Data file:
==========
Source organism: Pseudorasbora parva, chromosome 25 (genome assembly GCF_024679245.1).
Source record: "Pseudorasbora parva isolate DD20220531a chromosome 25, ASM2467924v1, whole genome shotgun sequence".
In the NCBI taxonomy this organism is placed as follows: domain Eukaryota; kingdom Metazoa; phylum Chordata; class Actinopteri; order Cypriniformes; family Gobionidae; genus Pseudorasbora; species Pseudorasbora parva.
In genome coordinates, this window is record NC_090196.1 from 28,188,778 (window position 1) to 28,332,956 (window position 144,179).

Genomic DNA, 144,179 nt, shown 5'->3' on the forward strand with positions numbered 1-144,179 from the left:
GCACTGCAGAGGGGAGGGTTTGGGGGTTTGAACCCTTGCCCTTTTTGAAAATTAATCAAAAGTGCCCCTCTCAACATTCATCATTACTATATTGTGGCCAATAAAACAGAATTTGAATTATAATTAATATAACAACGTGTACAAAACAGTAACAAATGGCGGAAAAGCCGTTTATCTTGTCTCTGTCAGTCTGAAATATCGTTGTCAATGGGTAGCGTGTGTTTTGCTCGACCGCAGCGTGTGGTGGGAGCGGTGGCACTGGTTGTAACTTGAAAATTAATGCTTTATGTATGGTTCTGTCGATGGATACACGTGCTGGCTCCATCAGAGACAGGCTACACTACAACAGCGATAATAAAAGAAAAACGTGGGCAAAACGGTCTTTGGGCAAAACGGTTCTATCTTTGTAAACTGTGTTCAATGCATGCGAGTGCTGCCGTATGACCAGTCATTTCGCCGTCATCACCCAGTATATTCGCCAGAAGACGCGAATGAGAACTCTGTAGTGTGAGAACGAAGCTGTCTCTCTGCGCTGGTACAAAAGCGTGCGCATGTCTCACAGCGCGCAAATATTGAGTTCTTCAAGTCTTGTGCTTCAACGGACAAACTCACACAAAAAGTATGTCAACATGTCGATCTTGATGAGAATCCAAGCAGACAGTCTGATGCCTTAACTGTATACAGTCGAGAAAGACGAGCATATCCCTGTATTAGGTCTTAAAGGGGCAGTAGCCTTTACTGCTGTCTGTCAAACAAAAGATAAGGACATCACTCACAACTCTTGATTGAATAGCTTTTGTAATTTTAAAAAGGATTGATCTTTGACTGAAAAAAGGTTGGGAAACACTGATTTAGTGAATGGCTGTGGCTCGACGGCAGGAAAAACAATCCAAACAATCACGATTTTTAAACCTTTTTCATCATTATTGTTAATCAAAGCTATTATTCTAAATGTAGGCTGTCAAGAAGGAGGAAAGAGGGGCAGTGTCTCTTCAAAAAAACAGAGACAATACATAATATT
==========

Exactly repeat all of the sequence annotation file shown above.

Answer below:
Source organism: Pseudorasbora parva, chromosome 25 (genome assembly GCF_024679245.1).
Source record: "Pseudorasbora parva isolate DD20220531a chromosome 25, ASM2467924v1, whole genome shotgun sequence".
In the NCBI taxonomy this organism is placed as follows: domain Eukaryota; kingdom Metazoa; phylum Chordata; class Actinopteri; order Cypriniformes; family Gobionidae; genus Pseudorasbora; species Pseudorasbora parva.
In genome coordinates, this window is record NC_090196.1 from 28,188,778 (window position 1) to 28,332,956 (window position 144,179).

Genomic DNA, 144,179 nt, shown 5'->3' on the forward strand with positions numbered 1-144,179 from the left:
GCACTGCAGAGGGGAGGGTTTGGGGGTTTGAACCCTTGCCCTTTTTGAAAATTAATCAAAAGTGCCCCTCTCAACATTCATCATTACTATATTGTGGCCAATAAAACAGAATTTGAATTATAATTAATATAACAACGTGTACAAAACAGTAACAAATGGCGGAAAAGCCGTTTATCTTGTCTCTGTCAGTCTGAAATATCGTTGTCAATGGGTAGCGTGTGTTTTGCTCGACCGCAGCGTGTGGTGGGAGCGGTGGCACTGGTTGTAACTTGAAAATTAATGCTTTATGTATGGTTCTGTCGATGGATACACGTGCTGGCTCCATCAGAGACAGGCTACACTACAACAGCGATAATAAAAGAAAAACGTGGGCAAAACGGTCTTTGGGCAAAACGGTTCTATCTTTGTAAACTGTGTTCAATGCATGCGAGTGCTGCCGTATGACCAGTCATTTCGCCGTCATCACCCAGTATATTCGCCAGAAGACGCGAATGAGAACTCTGTAGTGTGAGAACGAAGCTGTCTCTCTGCGCTGGTACAAAAGCGTGCGCATGTCTCACAGCGCGCAAATATTGAGTTCTTCAAGTCTTGTGCTTCAACGGACAAACTCACACAAAAAGTATGTCAACATGTCGATCTTGATGAGAATCCAAGCAGACAGTCTGATGCCTTAACTGTATACAGTCGAGAAAGACGAGCATATCCCTGTATTAGGTCTTAAAGGGGCAGTAGCCTTTACTGCTGTCTGTCAAACAAAAGATAAGGACATCACTCACAACTCTTGATTGAATAGCTTTTGTAATTTTAAAAAGGATTGATCTTTGACTGAAAAAAGGTTGGGAAACACTGATTTAGTGAATGGCTGTGGCTCGACGGCAGGAAAAACAATCCAAACAATCACGATTTTTAAACCTTTTTCATCATTATTGTTAATCAAAGCTATTATTCTAAATGTAGGCTGTCAAGAAGGAGGAAAGAGGGGCAGTGTCTCTTCAAAAAAACAGAGACAATACATAATATT